I am in a situation where I would like to encrypt audio and text files for an application I am working on. I did some looking around and from what I have seen the Rijndal encryption algorithm would work well for this. I found an implementation that uses .NET's RijndaelManaged class here.

In my site, I will be accepting audio files from customers and generating text files from them. I would like to encrypt both of these files while they are on my servers, this way if a malicious user is able to access the file system they will not be able to access the contents of the files.

From what I understand, it is very easy to screw up encryption, so I was hoping to get some opinions on whether the encryption example that I linked to is an effective way of encrypting files? Are there any potential weaknesses in this example? If so, suggestions on how to make this example more secure?


2 Answers 2


The encryption isn't your problem as most C# encryption examples will do the right thing with the CryptoStream class. But after quick look at the CodeProject article that you linked, I can say with certainty that you had better not use the code as presented. I will list the problems in the order they appear in the code.

  1. private void EncryptFile(string inputFile, string outputFile)
    The encryption method takes a path name. That means that the files will be on your file system in an unencrypted vulnerable form until it is encrypted by this method and deleted. It should be encrypted in server memory as it is being pulled through the connection before touching any storage device!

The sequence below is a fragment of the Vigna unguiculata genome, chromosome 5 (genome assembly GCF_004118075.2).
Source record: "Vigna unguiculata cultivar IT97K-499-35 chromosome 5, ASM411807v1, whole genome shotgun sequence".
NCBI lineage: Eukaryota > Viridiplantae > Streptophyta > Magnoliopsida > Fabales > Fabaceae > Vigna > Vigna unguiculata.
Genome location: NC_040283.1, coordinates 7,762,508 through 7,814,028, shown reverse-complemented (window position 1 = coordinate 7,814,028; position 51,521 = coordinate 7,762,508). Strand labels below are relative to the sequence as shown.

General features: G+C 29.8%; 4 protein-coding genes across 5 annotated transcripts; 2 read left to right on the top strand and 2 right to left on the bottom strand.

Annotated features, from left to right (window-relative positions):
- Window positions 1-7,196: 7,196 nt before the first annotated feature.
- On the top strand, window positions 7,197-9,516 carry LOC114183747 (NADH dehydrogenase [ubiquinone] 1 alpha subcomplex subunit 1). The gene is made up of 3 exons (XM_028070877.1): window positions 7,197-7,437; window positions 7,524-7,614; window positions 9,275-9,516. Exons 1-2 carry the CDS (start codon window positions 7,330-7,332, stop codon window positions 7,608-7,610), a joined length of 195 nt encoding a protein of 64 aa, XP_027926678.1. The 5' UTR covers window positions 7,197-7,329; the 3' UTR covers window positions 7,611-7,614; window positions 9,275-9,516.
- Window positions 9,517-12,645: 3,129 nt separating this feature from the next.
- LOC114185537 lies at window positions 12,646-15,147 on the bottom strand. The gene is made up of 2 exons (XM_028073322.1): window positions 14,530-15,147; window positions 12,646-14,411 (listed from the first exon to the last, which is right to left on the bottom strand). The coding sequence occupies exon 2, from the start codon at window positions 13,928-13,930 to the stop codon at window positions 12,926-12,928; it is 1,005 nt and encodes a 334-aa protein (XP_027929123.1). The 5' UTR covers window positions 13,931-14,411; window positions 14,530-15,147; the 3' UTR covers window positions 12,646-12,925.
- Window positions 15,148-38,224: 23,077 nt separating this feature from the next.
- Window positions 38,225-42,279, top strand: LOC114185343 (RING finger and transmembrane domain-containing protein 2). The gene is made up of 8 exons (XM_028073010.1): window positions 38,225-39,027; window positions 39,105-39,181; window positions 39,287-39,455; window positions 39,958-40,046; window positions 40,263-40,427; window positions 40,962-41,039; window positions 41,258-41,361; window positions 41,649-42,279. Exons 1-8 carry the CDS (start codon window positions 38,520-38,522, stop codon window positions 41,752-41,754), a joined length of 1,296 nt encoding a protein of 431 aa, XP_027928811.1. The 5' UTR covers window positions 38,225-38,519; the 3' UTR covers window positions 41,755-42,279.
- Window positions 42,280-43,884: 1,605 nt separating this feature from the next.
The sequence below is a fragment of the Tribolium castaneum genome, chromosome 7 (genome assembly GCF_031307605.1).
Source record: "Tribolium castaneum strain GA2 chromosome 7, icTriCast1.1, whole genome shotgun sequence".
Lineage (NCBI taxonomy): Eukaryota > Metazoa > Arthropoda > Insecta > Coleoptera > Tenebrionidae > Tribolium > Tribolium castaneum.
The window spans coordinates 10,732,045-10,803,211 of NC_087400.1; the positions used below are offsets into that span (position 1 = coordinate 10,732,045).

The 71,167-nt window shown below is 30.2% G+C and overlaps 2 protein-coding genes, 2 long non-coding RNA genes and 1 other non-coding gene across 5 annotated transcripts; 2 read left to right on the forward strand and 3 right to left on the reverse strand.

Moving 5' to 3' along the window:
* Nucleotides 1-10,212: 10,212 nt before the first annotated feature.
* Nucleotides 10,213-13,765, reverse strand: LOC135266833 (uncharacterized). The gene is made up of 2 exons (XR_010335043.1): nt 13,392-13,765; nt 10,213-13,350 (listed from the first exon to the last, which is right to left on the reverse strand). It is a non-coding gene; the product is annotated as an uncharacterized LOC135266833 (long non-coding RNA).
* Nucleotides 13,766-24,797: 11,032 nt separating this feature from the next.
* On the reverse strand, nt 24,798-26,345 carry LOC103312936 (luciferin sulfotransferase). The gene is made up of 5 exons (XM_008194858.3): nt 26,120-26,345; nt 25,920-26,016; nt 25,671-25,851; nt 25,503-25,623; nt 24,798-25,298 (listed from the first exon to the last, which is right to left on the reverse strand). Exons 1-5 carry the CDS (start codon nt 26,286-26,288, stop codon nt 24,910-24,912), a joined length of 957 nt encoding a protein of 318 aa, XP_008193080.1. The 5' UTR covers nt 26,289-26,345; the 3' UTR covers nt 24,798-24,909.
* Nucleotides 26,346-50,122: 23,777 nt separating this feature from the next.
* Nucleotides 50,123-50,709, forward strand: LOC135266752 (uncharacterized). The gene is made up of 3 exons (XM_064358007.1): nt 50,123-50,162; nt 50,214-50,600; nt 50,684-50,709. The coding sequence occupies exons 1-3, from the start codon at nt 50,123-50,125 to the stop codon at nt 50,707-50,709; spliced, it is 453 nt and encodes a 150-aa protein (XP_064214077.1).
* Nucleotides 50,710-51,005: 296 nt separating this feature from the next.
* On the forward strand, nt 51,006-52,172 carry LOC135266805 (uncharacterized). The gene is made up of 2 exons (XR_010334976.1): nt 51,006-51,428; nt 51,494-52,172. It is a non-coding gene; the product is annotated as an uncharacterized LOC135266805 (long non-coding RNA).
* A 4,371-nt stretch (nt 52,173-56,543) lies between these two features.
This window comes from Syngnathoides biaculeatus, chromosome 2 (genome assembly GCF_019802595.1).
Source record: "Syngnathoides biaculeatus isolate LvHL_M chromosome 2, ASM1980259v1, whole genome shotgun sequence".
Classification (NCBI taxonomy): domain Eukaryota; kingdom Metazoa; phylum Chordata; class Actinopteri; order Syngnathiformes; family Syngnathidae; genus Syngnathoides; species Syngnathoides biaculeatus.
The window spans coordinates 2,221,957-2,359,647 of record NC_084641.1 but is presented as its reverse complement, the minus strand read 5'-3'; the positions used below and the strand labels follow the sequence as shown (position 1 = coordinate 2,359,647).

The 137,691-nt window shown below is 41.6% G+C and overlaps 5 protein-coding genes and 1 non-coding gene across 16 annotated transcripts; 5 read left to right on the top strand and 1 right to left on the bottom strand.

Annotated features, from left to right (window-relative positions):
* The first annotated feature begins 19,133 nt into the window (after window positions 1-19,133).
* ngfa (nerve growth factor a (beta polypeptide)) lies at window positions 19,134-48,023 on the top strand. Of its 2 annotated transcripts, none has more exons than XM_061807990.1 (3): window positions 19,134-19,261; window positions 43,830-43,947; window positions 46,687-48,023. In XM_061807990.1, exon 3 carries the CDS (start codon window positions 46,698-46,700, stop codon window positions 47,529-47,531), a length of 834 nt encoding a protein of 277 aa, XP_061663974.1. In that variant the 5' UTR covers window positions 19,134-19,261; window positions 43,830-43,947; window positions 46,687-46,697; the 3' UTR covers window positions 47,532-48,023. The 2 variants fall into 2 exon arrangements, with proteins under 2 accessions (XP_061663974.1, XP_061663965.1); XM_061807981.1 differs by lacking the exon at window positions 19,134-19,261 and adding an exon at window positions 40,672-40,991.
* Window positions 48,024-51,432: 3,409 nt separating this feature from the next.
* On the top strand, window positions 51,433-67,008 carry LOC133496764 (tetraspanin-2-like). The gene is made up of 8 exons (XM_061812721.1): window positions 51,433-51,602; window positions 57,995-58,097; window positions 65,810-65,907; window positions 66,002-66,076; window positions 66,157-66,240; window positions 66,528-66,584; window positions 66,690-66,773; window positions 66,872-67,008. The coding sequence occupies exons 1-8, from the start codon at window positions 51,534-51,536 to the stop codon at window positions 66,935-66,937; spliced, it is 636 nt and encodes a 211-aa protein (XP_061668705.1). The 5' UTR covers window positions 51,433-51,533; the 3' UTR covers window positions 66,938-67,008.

2. string password = @"myKey123"; // Your Key Here
    UnicodeEncoding UE = new UnicodeEncoding();
    byte[] key = UE.GetBytes(password);
    What the hell? The password should never be used directly from the raw string! It should be hashed with something secure!
  3. CryptoStream cs = new CryptoStream(fsCrypt, RMCrypto.CreateEncryptor(key, key), CryptoStreamMode.Write);
    Why is the initialization vector the same as the key? There is a method for that: RijndaelManaged.GenerateIV();
  4. catch { MessageBox.Show("Encryption failed!", "Error"); }
    If you are running that on a server without a user interface, that's going to cause problems. But the bigger problem is that this catch block isn't specific enough to determine how to handle the problem! See Best practices for exception management in Java or C#.

That aside, the other potential weakness is how you generate your keys, where you keep them, and how access to the keys are controlled.

In your case, who keeps the keys to the ciphertext: you or the customer or both? If you have the keys too, you will need to figure out how an attacker that has broken into your server and gotten your ciphertext will not also have your keys.

Your best bet is to store the encrypted data on the server with the encrypted key. The key itself should be encrypted using the user's credentials. That way, the server can only decrypt the data and send it to the user when the user logs in and decrypts the key with the password and the server can encrypt and decrypt the data with the decrypted key until the user logs off, at which point the key should be deleted from memory. If you implemented this system and your data was stolen, the attacker would have a set of encrypted keys (which are useless until decrypted with the customers' password) and blobs of encrypted data (which are also useless without the decryption keys).

  • Great answer, thank you so much. I had a few questions regarding how to store the encrypted key on the server. When you say store the encrypted key on the server, would I be doing that in, say, the user table in my database? Would the key simply be randomly generated for each user? May 8, 2014 at 15:54

Personally, I have better trust in MSDN articles over anything else. That being said, I would start with Cryptographic Services, then Walkthrough: Creating a Cryptographic Application, which explains the process pretty well.

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